Rosetta Stone


Rosetta Stone

Was this stone the key to deciphering the hieroglyphs of ancient Egypt?

This black basalt stone slab was found in 1798 by French soldiers in the rubble of a wall near the Egyptian town of Rosetta. The writing on it appeared very ancient, at the top of the stone were hieroglyphs reading right to left. In the middle there was shorthand demotic script, and at the bottom was Greek reading left to right. The soldiers realized that it might be an important discovery and they brought it to their authorities. Napoleon Bonaparte became immediately interested in the stone and he had ink impressions made and sent to scholars in Europe. No one understood the meaning of the inscriptions on the Rosetta Stone until French scholar Jean Francois Champollion. He spent a good portion of his life studying the hieroglyphs of ancient Egypt and the Rosetta Stone. He finally solved the mystery in 1822 when he deciphered the text by matching the name of Ptolemy in the Greek with a hieroglyph found on an ancient Egyptian ring with a stamp which bore the name of Ptolemy. He did the same with the royal name Cleopatra which was from a cartouche of Cleopatra found on an obelisk from Philae. Champollion determined the phonetic values of the inscriptions and of the signs.

Ezekiel 20:5 - And say unto them, Thus saith the Lord GOD; In the day when I chose Israel, and lifted up mine hand unto the seed of the house of Jacob, and made myself known unto them in the land of Egypt, when I lifted up mine hand unto them, saying, I [am] the LORD your God;

"And all the people brake off the golden earrings which were in their ears, and brought them unto Aaron. And he received them at their hand, and fashioned it with a graving tool, after he had made it a molten calf: and they said, These be thy gods, O Israel, which brought thee up out of the land of Egypt." - Exodus 32:3,4 

The discovery of the Rosetta Stone is important in the study of Biblical Archaeology, it ushered in the era of modern Egyptology and opened our eyes to 3000 years of peculiar pictures inscribed on Egyptian  temples, statues, and monuments, and a wealth of information verifying and never contradicting the Scriptures.

Also see: Amazing Facts about the Discovery of the Rosetta Stone

British Museum Excerpt

The Rosetta Stone

Height: 114.400 cm (max.)
Width: 72.300 cm
Thickness: 27.900 cm
Excavated by Pierre François Xavier Bouchard
Gift of George III
EA 24
Room 4: Egyptian sculpture


From Fort St Julien, el-Rashid (Rosetta), Egypt
Ptolemaic Period, 196 BC

Valuable key to the decipherment of hieroglyphs

The inscription on the Rosetta Stone is a decree passed by a council of priests, one of a series that affirm the royal cult of the 13-year-old Ptolemy V on the first anniversary of his coronation.

In previous years the family of the Ptolemies had lost control of certain parts of the country. It had taken their armies some time to put down opposition in the Delta, and parts of southern Upper Egypt, particularly Thebes, were not yet back under the government's control.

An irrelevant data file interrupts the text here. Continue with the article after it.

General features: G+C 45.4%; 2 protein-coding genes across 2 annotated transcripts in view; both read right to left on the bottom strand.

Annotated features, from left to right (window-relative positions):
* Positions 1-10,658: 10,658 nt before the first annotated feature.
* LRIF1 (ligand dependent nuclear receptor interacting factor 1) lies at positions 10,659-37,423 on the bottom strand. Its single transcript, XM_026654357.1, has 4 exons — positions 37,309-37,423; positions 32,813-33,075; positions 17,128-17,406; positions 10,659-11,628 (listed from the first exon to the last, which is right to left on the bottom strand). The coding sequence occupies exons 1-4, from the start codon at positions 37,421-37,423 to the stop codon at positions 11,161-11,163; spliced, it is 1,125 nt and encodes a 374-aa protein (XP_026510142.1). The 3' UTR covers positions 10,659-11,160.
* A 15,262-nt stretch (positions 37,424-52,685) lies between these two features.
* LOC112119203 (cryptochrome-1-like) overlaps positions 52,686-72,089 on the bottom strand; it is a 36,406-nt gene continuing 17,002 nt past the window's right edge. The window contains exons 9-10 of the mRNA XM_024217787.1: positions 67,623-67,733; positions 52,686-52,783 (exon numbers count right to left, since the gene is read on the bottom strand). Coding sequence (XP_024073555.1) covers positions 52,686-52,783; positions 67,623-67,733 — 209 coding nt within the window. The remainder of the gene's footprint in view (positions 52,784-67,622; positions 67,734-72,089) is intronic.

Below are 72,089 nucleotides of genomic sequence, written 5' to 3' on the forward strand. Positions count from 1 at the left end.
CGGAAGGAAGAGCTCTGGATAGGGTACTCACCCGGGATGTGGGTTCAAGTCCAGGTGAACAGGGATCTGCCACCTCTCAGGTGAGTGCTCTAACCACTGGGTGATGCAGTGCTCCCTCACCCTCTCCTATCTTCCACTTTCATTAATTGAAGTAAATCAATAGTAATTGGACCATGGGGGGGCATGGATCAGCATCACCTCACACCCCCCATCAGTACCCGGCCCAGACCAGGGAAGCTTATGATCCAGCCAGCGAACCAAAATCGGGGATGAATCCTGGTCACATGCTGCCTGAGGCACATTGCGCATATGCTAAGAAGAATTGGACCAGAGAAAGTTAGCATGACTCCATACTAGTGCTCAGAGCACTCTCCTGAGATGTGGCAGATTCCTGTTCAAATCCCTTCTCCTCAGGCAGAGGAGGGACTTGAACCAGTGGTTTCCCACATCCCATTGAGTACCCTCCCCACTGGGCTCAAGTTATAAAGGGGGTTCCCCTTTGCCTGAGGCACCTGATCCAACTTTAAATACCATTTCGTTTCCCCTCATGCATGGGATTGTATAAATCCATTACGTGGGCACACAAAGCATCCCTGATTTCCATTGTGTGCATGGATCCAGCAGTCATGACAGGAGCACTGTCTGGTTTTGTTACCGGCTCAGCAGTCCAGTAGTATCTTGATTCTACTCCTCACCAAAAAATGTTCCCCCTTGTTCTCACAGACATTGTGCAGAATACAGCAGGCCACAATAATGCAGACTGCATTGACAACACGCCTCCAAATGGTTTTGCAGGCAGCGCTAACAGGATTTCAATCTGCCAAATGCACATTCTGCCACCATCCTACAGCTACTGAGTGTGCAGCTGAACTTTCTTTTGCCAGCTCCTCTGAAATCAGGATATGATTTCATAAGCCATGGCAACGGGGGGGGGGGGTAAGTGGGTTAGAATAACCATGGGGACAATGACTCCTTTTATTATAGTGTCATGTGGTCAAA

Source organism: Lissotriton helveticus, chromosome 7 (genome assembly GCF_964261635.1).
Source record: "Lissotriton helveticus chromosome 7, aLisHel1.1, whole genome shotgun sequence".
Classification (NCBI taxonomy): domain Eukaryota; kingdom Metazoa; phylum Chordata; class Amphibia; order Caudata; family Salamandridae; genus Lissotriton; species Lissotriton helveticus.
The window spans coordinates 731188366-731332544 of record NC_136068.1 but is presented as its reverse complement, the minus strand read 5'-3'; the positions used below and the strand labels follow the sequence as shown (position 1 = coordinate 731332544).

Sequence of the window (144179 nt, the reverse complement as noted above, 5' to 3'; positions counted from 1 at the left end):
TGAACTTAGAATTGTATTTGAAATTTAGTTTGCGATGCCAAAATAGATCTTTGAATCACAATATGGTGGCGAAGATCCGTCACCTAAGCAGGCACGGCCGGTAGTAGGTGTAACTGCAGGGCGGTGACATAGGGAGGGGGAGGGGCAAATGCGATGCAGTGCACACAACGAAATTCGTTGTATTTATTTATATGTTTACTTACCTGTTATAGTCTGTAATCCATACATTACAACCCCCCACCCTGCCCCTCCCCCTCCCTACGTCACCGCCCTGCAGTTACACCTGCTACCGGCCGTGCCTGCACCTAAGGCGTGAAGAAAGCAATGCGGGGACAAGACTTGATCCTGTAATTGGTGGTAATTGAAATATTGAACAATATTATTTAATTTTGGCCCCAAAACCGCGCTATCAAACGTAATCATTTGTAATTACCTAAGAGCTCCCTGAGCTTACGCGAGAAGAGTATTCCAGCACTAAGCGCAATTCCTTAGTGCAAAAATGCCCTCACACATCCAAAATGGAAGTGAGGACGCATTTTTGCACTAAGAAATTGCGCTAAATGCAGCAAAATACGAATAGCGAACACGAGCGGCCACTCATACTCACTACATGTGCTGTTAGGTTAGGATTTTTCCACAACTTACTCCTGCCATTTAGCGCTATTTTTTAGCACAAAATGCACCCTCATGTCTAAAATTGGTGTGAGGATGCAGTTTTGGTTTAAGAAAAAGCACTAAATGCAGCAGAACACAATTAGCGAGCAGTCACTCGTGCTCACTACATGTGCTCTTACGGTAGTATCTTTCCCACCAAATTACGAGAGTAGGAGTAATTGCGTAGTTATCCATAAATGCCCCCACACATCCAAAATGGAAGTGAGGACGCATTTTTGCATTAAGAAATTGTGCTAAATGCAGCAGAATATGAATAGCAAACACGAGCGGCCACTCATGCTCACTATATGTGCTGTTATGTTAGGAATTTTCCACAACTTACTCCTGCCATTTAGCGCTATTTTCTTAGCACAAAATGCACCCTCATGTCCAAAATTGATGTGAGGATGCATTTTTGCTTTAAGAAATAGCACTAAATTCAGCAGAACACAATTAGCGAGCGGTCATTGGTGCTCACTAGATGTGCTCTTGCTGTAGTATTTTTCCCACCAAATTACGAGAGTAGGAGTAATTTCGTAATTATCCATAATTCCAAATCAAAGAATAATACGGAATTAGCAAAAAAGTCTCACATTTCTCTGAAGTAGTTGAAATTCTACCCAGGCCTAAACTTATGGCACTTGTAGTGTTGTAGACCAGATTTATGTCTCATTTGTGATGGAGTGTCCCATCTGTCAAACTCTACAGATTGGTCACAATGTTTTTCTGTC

Before the Ptolemaic era (that is before about 332 BC), decrees in hieroglyphs such as this were usually set up by the king. It shows how much things had changed from Pharaonic times that the priests, the only people who had kept the knowledge of writing hieroglyphs, were now issuing such decrees. The list of good deeds done by the king for the temples hints at the way in which the support of the priests was ensured.

The decree is inscribed on the stone three times, in hieroglyphic (suitable for a priestly decree), demotic (the native script used for daily purposes), and Greek (the language of the administration). The importance of this to Egyptology is immense. Soon after the end of the fourth century AD, when hieroglyphs had gone out of use, the knowledge of how to read and write them disappeared. In the early years of the nineteenth century, some 1400 years later, scholars were able to use the Greek inscription on this stone as the key to decipher them. Thomas Young, an English physicist, was the first to show that some of the hieroglyphs on the Rosetta Stone wrote the sounds of a royal name, that of Ptolemy. The French scholar Jean-François Champollion then realized that hieroglyphs recorded the sound of the Egyptian language and laid the foundations of our knowledge of ancient Egyptian language and culture.

Soldiers in Napoleon's army discovered the Rosetta Stone in 1799 while digging the foundations of an addition to a fort near the town of el-Rashid (Rosetta). On Napoleon's defeat, the stone became the property of the English under the terms of the Treaty of Alexandria (1801) along with other antiquities that the French had found.

The Rosetta Stone has been exhibited in the British Museum since 1802, with only one break. Towards the end of the First World War, in 1917, when the Museum was concerned about heavy bombing in London, they moved it to safety along with other, portable, 'important' objects. The Rosetta Stone spent the next two years in a station on the Postal Tube Railway fifty feet below the ground at Holborn.

British Museum Photo of the Rosetta Stone
British Museum Photo


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